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Thomas, Solicitor
Category: Property Law
Satisfied Customers: 7675
Experience:  UK solicitor holding an England and Wales practising Certificate.
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I live with my ex partner who has some capital in this property.

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I live with my ex partner who has some capital in this property. I am only name on title deeds and the sole mortgagee. I want him to leave. Am I able to do this and then pay him his capital share when property is sold
Thanks for your question.
How is your ex-partner's capital investment documented? Do you have a declaration of trust declaring he has a capital interest in the equity?
Kind regards,
Customer: replied 3 years ago.

It isn't documented although clearly he can prove investment. I am happy to pay him what he is owed when I sell next year. There is no declaration of trust. Kind Regards Chris

Hi Chris,
What were the agreed terms of his occupation?
Does he have a cohabitation agreement, lodger agreement or other form of tenancy agreement?
Customer: replied 3 years ago.

Well we were cohabiting initially but separated a few weeks ago. There is no agreement in place of any description. Chris

Thank you for your question and patience, I’m Tom and I’ll try to help you.
Your ex-partner has not really protected himself very well.
If there were not agreed terms of his occupation at all then he would be regarded as an excluded occupier, this means that he only has the right to receive reasonable written notice of eviction. There is no set way to calculate how much notice this should be but I would think 6-8 weeks would be sufficient.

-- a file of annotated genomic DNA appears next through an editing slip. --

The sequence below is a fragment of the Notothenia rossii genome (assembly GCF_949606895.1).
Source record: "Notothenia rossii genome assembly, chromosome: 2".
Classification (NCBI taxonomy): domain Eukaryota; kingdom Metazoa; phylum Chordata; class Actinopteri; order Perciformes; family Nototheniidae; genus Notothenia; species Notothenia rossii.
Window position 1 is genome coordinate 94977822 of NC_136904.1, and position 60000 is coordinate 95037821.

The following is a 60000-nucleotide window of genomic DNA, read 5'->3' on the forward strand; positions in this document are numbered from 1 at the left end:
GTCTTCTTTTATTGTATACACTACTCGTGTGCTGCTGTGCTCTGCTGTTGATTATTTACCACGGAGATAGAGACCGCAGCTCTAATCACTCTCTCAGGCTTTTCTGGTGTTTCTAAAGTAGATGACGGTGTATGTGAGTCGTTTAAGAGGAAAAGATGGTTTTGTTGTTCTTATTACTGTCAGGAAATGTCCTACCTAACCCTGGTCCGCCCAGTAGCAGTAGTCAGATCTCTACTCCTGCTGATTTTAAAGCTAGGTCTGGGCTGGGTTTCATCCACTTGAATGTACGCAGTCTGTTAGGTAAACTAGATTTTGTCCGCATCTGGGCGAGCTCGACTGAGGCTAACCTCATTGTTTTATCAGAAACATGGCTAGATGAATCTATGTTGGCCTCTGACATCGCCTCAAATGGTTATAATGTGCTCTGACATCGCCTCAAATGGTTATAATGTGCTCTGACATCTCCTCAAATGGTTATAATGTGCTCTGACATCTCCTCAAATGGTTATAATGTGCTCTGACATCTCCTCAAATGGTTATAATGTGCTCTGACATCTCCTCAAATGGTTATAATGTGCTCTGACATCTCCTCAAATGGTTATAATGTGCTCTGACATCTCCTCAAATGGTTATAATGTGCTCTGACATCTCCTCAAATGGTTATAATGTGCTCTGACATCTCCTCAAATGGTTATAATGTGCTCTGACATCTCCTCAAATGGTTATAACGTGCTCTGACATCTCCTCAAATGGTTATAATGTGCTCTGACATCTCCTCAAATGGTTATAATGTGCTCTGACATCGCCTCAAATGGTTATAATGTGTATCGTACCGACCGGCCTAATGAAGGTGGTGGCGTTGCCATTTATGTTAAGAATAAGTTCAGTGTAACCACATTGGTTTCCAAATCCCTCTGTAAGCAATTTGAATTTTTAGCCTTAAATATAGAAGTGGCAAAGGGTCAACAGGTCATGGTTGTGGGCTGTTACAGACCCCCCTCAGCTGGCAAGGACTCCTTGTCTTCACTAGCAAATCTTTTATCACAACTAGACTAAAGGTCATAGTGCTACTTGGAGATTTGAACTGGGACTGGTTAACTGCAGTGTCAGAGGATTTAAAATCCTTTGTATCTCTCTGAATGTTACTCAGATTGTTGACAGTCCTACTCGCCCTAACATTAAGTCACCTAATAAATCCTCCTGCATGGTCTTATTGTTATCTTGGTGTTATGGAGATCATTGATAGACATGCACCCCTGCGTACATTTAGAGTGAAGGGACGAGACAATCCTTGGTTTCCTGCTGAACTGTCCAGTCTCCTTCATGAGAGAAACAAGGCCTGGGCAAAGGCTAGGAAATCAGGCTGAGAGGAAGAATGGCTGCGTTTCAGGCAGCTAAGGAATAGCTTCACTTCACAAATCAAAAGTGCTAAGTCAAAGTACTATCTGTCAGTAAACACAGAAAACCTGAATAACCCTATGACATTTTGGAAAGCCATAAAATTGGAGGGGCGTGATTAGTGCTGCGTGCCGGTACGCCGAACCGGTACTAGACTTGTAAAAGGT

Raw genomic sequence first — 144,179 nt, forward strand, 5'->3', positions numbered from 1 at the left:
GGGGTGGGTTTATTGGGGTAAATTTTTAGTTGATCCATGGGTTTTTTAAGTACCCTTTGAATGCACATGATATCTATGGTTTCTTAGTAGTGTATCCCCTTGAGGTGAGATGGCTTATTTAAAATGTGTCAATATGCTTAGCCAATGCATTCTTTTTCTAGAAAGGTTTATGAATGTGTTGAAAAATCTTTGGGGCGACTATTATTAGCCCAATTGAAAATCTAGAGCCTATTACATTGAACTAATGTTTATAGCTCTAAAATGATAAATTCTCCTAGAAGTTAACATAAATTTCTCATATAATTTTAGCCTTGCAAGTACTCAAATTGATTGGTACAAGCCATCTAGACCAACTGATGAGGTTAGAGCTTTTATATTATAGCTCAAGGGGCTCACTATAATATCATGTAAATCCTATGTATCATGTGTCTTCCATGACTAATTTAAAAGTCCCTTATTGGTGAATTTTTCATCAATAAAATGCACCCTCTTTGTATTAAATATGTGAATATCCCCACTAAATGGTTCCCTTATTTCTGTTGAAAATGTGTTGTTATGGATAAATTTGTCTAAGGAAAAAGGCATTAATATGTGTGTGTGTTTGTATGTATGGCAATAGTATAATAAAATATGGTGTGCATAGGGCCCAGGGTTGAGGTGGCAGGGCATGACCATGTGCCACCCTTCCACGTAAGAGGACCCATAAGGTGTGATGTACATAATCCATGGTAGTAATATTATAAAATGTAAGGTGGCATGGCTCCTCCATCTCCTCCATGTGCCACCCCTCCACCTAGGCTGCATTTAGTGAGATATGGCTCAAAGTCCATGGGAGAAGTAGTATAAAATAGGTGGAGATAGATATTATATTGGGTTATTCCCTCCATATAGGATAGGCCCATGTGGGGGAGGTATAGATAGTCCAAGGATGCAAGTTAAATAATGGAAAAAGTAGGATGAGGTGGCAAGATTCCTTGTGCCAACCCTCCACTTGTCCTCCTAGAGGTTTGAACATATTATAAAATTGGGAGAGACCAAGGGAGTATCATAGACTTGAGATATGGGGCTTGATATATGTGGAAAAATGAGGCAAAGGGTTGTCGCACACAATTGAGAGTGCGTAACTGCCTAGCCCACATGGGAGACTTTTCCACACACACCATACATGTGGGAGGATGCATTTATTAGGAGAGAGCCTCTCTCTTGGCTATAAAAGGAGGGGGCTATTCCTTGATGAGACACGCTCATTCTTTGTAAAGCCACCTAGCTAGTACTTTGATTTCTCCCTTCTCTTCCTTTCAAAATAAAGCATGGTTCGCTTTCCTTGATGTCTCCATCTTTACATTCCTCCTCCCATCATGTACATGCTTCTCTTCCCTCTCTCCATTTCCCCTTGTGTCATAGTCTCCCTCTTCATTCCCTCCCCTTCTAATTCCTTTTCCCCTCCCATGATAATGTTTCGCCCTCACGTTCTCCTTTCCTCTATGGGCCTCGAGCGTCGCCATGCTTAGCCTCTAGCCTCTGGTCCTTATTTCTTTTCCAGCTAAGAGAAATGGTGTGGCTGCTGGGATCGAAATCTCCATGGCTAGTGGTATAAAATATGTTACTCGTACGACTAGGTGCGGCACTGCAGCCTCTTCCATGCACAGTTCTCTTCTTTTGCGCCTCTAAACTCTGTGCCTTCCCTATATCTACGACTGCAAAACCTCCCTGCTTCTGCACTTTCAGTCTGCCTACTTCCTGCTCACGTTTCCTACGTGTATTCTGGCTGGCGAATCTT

If he does not move once the notice has expired then there is no legal requirement to apply for court order and technically you can change the locks or instruct a bailiff to effect eviction.
As to the capital in the property, in order to claim an interest he would have to prove this and litigate under the Trusts of Land & Appointment of Trustee act. There is no legal aid for this and legal fee can be costly. It would also take quite a bit of time.
If he obtained an interest in the property then he could in theory apply for an order for sale, which would involve further applications to the court.
Because of the prospect of litigation and fees, it’s probable that it would take about as long as you a proposing to actually realise his interest. This means that he will probably be amenable to agreeing to getting his capital when you sell the property next year.
My goal is to provide you with a good service. If you feel you have received anything less, please reply back as I am happy to address follow-up issues specifically relating to your question.
Kind regards,
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